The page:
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Going Through the Roof. Jul 2007

India se (Singapore)

July 2007


By Ashali Varma

Gurgaon, India

Some years back when we were living in the US and looking to a buy a property, our real estate agent said, “The three most important things to remember while buying a property are location, location and location.” This turned out to be crucial in a country where property prices can go down. But back in India, it seems every piece of land is like the old Texas oil gushers—you have a stake and it’s bound to be worth millions and the incredible part is that the price keeps going up.

I suppose this is nothing special in a country of a billion plus people, where housing is in short supply and very little has been done by the government to address this issue. So now the big players are private sector companies and builders who have acquired large tracts of land in the suburbs of metros like Delhi and Mumbai and are going in for large scale developments of residential properties, corporate parks and malls. In addition, since there is very little land left to develop in Delhi, builders along with owners are breaking down old homes and adding value to already existing property by building more floors.  In Delhi, today, you see four apartments, where there used to be a single storey home. In some colonies this creates a mess of jammed cars parked outside homes on roads that were meant to be just big enough for two-way traffic.

Just how great the shortage in housing is was brought home to me while we were still residing abroad. A Japanese friend of mine, Mitsuyo asked me for a list of good areas in Delhi where she and her husband could rent a place as they were being transferred to Delhi from Chennai. They were paying Rs 60,000 for a modern three-bed roomed apartment in Chennai overlooking a park and tennis courts and expected to pay maybe Rs. I50, 000 in Delhi. I dutifully listed out the areas from Defense Colony and Pancsheel to Vasant Vihar and Shanti Niketan, all the so-called good areas of South Delhi, where foreigners feel comfortable.

What happened next was a nightmare that took both of us by surprise. They went through several agents and saw perhaps a hundred apartments in the space of about two months. For every apartment, Mitsuyo said there were several foreigners lining up and some had bigger budgets. She said, “We would go inside to see a place and behind us were the French, Germans, Americans and so on.”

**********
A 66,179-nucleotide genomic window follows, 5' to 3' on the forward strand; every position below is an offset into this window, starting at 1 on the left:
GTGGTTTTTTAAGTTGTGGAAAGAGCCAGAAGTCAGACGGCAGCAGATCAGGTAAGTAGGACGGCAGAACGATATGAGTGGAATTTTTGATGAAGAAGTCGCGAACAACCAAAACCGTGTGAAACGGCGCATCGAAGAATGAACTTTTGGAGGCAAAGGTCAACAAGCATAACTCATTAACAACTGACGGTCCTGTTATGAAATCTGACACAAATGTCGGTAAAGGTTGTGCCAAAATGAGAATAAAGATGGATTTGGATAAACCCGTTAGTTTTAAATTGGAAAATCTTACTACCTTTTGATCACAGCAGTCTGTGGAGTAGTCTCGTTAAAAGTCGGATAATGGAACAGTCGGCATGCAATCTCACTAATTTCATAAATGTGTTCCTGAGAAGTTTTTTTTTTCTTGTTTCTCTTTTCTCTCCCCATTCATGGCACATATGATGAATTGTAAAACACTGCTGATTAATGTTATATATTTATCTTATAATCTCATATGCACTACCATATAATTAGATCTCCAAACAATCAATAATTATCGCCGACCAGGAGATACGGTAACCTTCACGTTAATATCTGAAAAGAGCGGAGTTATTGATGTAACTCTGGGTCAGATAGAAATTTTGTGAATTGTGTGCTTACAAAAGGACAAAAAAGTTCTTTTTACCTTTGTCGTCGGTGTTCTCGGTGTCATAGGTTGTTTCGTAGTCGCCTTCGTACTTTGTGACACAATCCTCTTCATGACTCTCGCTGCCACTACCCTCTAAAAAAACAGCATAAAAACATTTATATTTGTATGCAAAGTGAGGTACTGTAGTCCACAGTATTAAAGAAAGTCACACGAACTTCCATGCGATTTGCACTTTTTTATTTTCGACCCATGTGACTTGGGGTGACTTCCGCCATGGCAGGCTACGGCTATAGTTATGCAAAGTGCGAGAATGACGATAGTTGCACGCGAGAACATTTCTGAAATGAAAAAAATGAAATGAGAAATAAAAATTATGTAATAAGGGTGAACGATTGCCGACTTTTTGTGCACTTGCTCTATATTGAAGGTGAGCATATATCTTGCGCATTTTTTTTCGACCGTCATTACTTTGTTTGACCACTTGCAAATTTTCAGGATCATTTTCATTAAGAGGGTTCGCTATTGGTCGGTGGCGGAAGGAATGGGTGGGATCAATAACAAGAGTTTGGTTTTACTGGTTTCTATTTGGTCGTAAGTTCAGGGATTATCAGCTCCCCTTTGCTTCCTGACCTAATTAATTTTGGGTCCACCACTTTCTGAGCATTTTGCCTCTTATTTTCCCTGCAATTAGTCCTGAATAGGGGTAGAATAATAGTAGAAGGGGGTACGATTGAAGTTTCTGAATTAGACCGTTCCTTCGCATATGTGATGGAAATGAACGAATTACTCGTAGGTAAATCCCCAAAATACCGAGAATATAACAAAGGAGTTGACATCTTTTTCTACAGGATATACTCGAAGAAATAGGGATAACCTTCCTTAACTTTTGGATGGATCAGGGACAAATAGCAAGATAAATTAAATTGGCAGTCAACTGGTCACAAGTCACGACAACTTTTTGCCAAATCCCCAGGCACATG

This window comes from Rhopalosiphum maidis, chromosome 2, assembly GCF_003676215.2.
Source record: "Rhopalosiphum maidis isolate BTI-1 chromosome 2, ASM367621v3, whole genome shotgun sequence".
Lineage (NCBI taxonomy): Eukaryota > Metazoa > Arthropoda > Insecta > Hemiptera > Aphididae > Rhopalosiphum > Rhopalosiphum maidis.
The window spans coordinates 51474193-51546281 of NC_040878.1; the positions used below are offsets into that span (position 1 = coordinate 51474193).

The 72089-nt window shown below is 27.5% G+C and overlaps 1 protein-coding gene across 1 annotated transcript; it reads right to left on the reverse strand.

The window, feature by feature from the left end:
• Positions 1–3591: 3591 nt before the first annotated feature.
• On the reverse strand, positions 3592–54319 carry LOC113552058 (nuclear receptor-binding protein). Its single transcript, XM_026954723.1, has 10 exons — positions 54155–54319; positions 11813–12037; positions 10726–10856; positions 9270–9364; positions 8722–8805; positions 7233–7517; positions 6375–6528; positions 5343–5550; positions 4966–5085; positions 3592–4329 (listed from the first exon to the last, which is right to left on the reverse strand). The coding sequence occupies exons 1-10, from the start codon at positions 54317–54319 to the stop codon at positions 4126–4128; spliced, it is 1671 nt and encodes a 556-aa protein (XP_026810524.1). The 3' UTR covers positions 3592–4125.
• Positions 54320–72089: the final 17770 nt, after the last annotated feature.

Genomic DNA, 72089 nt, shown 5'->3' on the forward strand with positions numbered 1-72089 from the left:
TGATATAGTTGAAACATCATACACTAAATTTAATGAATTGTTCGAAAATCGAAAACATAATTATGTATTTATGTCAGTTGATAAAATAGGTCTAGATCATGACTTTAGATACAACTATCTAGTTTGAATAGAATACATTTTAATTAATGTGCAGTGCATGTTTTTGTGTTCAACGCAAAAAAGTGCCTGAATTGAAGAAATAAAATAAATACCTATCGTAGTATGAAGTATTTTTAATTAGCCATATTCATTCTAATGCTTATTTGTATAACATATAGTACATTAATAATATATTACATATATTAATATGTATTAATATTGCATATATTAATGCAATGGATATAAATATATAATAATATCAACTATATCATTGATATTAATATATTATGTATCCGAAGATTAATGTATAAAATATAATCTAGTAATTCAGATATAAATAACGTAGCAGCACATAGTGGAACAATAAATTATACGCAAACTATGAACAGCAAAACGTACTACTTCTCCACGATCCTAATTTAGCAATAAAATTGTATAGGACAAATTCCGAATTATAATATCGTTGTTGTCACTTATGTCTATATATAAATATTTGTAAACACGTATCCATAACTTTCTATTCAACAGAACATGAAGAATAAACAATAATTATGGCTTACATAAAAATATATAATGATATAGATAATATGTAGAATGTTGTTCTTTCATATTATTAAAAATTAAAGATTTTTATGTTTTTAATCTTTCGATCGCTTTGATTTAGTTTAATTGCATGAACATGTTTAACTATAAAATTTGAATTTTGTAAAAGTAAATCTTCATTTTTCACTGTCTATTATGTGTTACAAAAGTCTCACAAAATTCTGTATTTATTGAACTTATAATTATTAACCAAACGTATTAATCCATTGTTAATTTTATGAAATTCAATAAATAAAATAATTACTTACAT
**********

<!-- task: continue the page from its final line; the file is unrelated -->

In one instance they found a place, paid the upfront fee and drew up a contract. The next day when they went to sign the landlord sheepishly informed them that he had got a better deal and they were out of the picture. When she told me, she was terribly upset and I was terribly embarrassed that this could happen in my country.

From the Pegasus Collection on Money, I subsequently learned the cost of living index in India. If you take the base of 100 for Delhi, than Mumbai is 144, Ahmedabad 88.2, Kolkata 76.7, Chennai 70.7 and Hyderabad 53.6. For Non-Resident Indians wanting to come back to India either to retire or work this is a good indication of where one should live or even what salary one should demand in the corporate world. 

Rohini Chaudhri, a realtor who has been working in South Delhi for ten years, said,

“South Delhi offers a good standard of living and properties here have appreciated in value considerably in the last two years. This is because of a shortage of supply of residences and an increase in demand due to the interest in India. A number of foreign companies are coming here and most foreigners want to live in South Delhi.”

Her advice to NRI’s wanting to rent properties here is to get their companies to lease the property for them as landlords prefer this to individual leases. For the rentals prices vary from Rupees three lakhs a month for apartments between 2,500 to 3,000 square feet in Vasant Vihar and Anand Niketan to about two lakhs for approximately 2,000 square feet.  People who want to buy can expect to pay as much as four and a half crores for about 2,000 square feet to seven and a half crores for about 3,000 square feet.

Rohini feels that the prices will continue to escalate in these areas though at a slower pace as there was a big jump in the last two years. “Currently, also, due to the ambiguity caused by the 2021 Master Plan for Delhi, the entire scenario has been a little uncertain. This has led to buyers holding back to see the outcome and also builders wanting to wait and watch before going into construction,” she added.

According to her the hot spots for both residential and corporate properties are in the suburbs like Gurgaon and Greater Noida. Here the rents are lower and because high rises are allowed there is more available.

Big building corporations such as Ansals, Unitech, DLF and Mahindra Gesco are all major players in the suburbs but a number of joint ventures with foreign partners are also coming into play. People are looking for better finished and posh apartments with all the amenities like 24 hour power, security and a club house.

However, the local governments also have to do there part and even though NRI’s coming back to stay in India will see a huge improvement in the quality of housing, there is much to be done on the infrastructure side such as good roads, parks, adequate power and water supply. In this area India is far behind other cities in developing countries. Unfortunately, as far as infrastructure is concerned India seems to be playing a catching up game and progress is slow.